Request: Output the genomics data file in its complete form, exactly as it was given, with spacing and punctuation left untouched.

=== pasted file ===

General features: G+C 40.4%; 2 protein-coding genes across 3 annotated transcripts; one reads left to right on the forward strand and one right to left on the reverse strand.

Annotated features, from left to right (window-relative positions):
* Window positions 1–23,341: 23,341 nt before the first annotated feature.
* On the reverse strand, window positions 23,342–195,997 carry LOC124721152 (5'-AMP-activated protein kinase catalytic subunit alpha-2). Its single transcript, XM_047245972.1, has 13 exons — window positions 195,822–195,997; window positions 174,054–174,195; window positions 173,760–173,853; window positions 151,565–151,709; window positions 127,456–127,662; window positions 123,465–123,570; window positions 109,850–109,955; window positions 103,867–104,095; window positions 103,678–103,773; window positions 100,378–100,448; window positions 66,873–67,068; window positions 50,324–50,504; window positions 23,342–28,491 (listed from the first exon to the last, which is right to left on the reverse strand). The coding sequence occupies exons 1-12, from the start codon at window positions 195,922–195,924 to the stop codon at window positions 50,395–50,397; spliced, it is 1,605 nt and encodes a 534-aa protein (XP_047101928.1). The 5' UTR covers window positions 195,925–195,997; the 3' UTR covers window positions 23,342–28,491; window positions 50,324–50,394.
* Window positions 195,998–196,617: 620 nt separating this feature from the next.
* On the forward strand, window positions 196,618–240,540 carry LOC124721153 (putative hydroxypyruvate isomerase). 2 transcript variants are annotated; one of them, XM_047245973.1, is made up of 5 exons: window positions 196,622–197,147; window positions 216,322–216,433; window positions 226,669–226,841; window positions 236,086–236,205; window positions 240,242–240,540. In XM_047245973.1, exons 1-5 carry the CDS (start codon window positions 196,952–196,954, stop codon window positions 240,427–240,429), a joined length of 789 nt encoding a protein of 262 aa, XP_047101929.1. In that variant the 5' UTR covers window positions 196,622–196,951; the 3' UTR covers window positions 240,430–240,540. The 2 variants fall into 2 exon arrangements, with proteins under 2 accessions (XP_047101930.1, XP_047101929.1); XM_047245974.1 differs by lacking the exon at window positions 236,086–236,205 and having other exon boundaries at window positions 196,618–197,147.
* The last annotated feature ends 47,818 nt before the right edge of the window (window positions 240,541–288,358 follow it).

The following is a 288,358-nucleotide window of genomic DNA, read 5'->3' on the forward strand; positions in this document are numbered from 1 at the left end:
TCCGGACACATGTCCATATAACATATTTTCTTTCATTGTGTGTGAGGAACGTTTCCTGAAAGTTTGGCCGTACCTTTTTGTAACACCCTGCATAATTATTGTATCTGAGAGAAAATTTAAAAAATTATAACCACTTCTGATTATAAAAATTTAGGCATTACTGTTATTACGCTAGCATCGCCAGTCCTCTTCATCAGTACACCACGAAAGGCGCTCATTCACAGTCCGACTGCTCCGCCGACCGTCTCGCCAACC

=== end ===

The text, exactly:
General features: G+C 40.4%; 2 protein-coding genes across 3 annotated transcripts; one reads left to right on the forward strand and one right to left on the reverse strand.

Annotated features, from left to right (window-relative positions):
* Window positions 1–23,341: 23,341 nt before the first annotated feature.
* On the reverse strand, window positions 23,342–195,997 carry LOC124721152 (5'-AMP-activated protein kinase catalytic subunit alpha-2). Its single transcript, XM_047245972.1, has 13 exons — window positions 195,822–195,997; window positions 174,054–174,195; window positions 173,760–173,853; window positions 151,565–151,709; window positions 127,456–127,662; window positions 123,465–123,570; window positions 109,850–109,955; window positions 103,867–104,095; window positions 103,678–103,773; window positions 100,378–100,448; window positions 66,873–67,068; window positions 50,324–50,504; window positions 23,342–28,491 (listed from the first exon to the last, which is right to left on the reverse strand). The coding sequence occupies exons 1-12, from the start codon at window positions 195,922–195,924 to the stop codon at window positions 50,395–50,397; spliced, it is 1,605 nt and encodes a 534-aa protein (XP_047101928.1). The 5' UTR covers window positions 195,925–195,997; the 3' UTR covers window positions 23,342–28,491; window positions 50,324–50,394.
* Window positions 195,998–196,617: 620 nt separating this feature from the next.
* On the forward strand, window positions 196,618–240,540 carry LOC124721153 (putative hydroxypyruvate isomerase). 2 transcript variants are annotated; one of them, XM_047245973.1, is made up of 5 exons: window positions 196,622–197,147; window positions 216,322–216,433; window positions 226,669–226,841; window positions 236,086–236,205; window positions 240,242–240,540. In XM_047245973.1, exons 1-5 carry the CDS (start codon window positions 196,952–196,954, stop codon window positions 240,427–240,429), a joined length of 789 nt encoding a protein of 262 aa, XP_047101929.1. In that variant the 5' UTR covers window positions 196,622–196,951; the 3' UTR covers window positions 240,430–240,540. The 2 variants fall into 2 exon arrangements, with proteins under 2 accessions (XP_047101930.1, XP_047101929.1); XM_047245974.1 differs by lacking the exon at window positions 236,086–236,205 and having other exon boundaries at window positions 196,618–197,147.
* The last annotated feature ends 47,818 nt before the right edge of the window (window positions 240,541–288,358 follow it).

The following is a 288,358-nucleotide window of genomic DNA, read 5'->3' on the forward strand; positions in this document are numbered from 1 at the left end:
TCCGGACACATGTCCATATAACATATTTTCTTTCATTGTGTGTGAGGAACGTTTCCTGAAAGTTTGGCCGTACCTTTTTGTAACACCCTGCATAATTATTGTATCTGAGAGAAAATTTAAAAAATTATAACCACTTCTGATTATAAAAATTTAGGCATTACTGTTATTACGCTAGCATCGCCAGTCCTCTTCATCAGTACACCACGAAAGGCGCTCATTCACAGTCCGACTGCTCCGCCGACCGTCTCGCCAACC